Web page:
Pathophysiology: Multi-drug-resistant tuberculosis (MDR-TB) is defined as a form of TB infection caused by bacteria that are resistant to treatment with at least two of the most powerful first-line anti-TB drugs, isoniazid (INH) and rifampicin. MDR-TB infection may be classified as either primary or acquired. MDR-TB can become resistant to the major second-line drug groups: fluoroquinolones and injectable drugs.
Statistics: TB is the world's leading cause of death from a single infectious organism, killing 2 million people each year. The TB crisis has intensified because multidrug-resistant (MDR) microbes have emerged. An incurable form of the disease may develop from infections caused by these organisms. 81 deaths in Canada 2000 (Regional Core Health Data Initiative, Pan American Health Organisation, 2003).
Treatment: The treatment and prognosis of MDR-TB are much more akin to those for cancer than to those for infectionTreatment of MDR-TB requires treatment with second-line drugs, usually four or more anti-TB drugs for a minimum of 6 months, and possibly extending for 18–24 months if rifampin resistance has been identified in the specific strain of TB with which the patient has been infected.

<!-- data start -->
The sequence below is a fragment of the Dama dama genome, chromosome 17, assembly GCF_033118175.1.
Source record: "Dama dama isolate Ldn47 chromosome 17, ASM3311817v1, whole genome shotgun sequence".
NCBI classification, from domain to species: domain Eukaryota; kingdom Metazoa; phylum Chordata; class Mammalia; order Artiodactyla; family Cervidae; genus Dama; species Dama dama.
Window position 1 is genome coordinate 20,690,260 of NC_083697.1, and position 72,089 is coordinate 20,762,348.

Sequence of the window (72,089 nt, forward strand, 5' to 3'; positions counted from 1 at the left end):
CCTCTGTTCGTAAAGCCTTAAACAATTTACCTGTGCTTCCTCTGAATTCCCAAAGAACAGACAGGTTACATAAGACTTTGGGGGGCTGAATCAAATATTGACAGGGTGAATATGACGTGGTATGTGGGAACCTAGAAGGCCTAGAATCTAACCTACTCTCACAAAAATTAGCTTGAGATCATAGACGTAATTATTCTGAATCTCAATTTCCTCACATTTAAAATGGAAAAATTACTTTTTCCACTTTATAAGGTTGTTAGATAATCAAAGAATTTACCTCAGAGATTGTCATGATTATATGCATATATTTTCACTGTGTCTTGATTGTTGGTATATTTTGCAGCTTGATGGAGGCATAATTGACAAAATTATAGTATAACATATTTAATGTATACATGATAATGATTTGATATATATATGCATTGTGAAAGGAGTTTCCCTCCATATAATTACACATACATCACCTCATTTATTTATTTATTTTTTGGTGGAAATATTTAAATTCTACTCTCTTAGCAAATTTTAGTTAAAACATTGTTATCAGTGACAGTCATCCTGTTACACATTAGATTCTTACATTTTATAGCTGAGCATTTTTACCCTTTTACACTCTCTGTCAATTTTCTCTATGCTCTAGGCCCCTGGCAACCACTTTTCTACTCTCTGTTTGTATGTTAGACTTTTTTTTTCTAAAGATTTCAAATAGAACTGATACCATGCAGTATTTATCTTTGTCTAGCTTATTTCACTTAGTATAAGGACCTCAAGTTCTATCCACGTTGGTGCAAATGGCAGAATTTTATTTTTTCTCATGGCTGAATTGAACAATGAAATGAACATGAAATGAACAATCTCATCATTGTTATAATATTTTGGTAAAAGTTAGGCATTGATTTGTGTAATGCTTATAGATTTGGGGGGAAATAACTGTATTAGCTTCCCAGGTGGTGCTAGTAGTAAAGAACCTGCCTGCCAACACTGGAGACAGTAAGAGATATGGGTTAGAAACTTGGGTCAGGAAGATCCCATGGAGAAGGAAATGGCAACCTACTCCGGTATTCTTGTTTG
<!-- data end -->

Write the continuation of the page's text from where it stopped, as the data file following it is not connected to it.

Major Research: The identification of genes that play a role in the virulence of the bacilli, either in vitro or in vivo. Structural genes and regulators were discovered. Their functions are being studied. A loci involved in the interaction of the TB bacilli with phagocytes is located on horizontally transferred element. This opened the way to the study of horizontal transfer in M. tuberculosis project. Horizontal transfer Mutant strains with an inactivation of the phoP/phoR two component regulatory system were shown to be attenuated and constitute promising vaccine candidate under clinical trials.